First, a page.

Research Topic: The origins of changing family norms in the United States.
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Waite, L. J., Goldscheider, F. K., & Witsberger, C. (1986). Nonfamily Living and the Erosion of Traditional Family Orientations among Young Adults. American Sociological Review, 51(4), 541–554. https://doi.org/10.2307/2095586
This peer-reviewed study asks how living apart from parents ("nonfamily living") impacts young adults' values and life plans. The authors expected to find (1) that people who live independently would develop nontraditional family orientations, and (2) that the impact of nonfamily living would be greater among young women than among young men. Using data from the National Longitudinal Surveys of Young Women and Young Men, the authors compare young adults' attitudes before and after they move out of their parents' home. The results support the authors' hypotheses, including their prediction that the effects of nonfamily living would be stronger in young women than in young men. This article was published in 1986, and uses data from the 1960s and 1970s. It suggests that changes in family norms have roots in the mid-twentieth century. The other papers in my study focus on changes since the 1990s, so this paper provides valuable context and a longer historical perspective.
One finding was particularly relevant to my paper: compared to young women who lived with their parents, women who lived apart from their families expected to have smaller families, expected to join the workforce and were more accepting of working mothers, and developed nontraditional views on sex roles. This focus on women is also a limitation of the study: the analysis and discussion focus almost entirely on young women. Among young men, the study's results were as predicted but not statistically significant (p.545), so those results could be due to random chance.
Research topic: Representations of gender roles in LGBTQ children's literature.
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Crawley, Stephen A. "Be Who You are: Exploring Representations of Transgender Children in Picturebooks." Journal of Children's Literature, vol. 43, no. 2, 2017, pp. 28-41. ProQuest, http://eznvcc.vccs.edu:2048/login?url=https://search.proquest.com/docview/1964430375?accountid=12902.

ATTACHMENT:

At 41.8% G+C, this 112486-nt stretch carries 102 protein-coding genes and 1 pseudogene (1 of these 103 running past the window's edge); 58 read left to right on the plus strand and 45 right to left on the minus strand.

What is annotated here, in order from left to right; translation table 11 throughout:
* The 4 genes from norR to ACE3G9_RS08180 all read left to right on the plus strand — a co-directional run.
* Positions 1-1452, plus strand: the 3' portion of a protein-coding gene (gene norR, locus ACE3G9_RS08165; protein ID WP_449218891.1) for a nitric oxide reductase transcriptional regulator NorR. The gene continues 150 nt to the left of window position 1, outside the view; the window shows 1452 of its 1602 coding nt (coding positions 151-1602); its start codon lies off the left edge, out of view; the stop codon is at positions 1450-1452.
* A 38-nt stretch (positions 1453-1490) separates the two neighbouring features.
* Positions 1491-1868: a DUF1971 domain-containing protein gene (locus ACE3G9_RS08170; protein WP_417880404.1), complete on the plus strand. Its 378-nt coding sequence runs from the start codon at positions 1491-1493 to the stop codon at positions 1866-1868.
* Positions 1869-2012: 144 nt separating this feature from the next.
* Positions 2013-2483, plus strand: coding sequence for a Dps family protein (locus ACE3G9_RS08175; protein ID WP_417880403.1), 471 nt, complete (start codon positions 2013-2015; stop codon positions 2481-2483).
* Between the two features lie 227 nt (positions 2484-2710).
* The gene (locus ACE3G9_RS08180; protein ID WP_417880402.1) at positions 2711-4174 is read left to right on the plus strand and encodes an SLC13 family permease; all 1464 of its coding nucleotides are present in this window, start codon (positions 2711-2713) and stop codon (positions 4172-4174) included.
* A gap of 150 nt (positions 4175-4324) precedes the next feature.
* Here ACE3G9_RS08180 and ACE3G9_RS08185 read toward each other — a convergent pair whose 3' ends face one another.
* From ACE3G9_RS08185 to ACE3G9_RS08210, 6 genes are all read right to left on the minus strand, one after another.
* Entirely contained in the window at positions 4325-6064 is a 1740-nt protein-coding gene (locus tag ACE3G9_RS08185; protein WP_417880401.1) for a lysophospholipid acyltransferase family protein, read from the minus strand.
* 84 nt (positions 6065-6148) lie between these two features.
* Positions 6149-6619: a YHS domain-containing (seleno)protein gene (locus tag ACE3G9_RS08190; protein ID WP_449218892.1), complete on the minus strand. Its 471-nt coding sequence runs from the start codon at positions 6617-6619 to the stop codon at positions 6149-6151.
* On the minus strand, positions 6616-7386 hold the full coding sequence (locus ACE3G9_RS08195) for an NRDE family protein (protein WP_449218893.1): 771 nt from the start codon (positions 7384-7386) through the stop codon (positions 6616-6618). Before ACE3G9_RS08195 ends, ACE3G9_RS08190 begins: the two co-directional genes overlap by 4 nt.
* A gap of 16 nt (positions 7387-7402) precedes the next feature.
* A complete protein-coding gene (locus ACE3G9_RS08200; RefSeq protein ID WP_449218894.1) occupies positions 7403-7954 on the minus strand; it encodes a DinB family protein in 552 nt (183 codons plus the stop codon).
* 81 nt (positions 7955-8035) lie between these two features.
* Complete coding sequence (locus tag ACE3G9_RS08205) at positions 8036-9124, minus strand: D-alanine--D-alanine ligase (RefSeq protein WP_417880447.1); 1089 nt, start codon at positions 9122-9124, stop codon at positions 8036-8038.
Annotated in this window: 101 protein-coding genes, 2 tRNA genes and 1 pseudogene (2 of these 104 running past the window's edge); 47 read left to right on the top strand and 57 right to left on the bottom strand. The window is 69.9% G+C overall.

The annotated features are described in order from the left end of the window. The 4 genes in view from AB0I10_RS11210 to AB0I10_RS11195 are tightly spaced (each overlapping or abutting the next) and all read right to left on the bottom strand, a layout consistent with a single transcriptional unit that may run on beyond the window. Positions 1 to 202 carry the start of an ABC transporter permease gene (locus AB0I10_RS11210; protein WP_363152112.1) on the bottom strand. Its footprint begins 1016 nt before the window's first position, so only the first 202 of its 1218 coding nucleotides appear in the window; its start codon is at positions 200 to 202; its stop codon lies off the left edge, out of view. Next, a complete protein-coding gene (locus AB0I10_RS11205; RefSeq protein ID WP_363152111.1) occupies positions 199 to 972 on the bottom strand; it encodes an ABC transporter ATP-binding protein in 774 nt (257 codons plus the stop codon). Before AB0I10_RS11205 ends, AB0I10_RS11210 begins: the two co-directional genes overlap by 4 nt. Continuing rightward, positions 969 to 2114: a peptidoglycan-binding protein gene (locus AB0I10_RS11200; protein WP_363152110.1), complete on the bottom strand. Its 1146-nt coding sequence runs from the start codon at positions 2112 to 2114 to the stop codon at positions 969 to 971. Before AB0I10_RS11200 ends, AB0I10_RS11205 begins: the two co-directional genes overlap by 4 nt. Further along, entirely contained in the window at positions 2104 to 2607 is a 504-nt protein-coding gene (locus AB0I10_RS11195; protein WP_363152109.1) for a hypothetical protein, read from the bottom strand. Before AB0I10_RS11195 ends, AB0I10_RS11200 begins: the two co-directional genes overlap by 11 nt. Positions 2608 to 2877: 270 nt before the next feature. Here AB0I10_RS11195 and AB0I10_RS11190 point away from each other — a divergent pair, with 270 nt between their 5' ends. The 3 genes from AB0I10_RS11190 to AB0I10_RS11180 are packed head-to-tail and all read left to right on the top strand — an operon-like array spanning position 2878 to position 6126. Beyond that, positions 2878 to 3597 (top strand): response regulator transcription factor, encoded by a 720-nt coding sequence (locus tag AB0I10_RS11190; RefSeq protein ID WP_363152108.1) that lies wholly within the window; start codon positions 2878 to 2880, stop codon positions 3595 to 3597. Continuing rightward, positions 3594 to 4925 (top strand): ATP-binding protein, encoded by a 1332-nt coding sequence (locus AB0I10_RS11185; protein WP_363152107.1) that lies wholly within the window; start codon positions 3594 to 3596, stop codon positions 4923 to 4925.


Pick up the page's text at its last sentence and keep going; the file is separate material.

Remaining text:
This peer-reviewed journal article offers a critical content analysis of nine children's picture books with transgender children as protagonists. The critical lens in this content analysis is queer theory. Crawley, a PhD candidate at the time of publication and now faculty at Oklahoma State, finds a lack of diversity in representations of trans children. Most of the nine protagonists are white, middle class, identify as female, and have supportive parents. For my research, the section on gender essentialism (pages 32-33) in these nine books will be most useful. Crawley observes that gender essentialism prevails not only in representations of parental roles, but also in representations of the trans children themselves. That is, among those identifying as female, most conform to gender-essentialist notions of girls' behavior (playing with dolls, favoring the color pink, etc.). Even in a set of realistic picture books attentive to gender and sexual minorities, young nonbinary and genderqueer children go unrepresented. Young children reading these books, too, will see little to challenge a binary understanding of gender. Crawley's findings are, however, specific to realistic fiction and autobiography--they exclude fantasy and science fiction. It would be interesting to find a similar study on those other genres.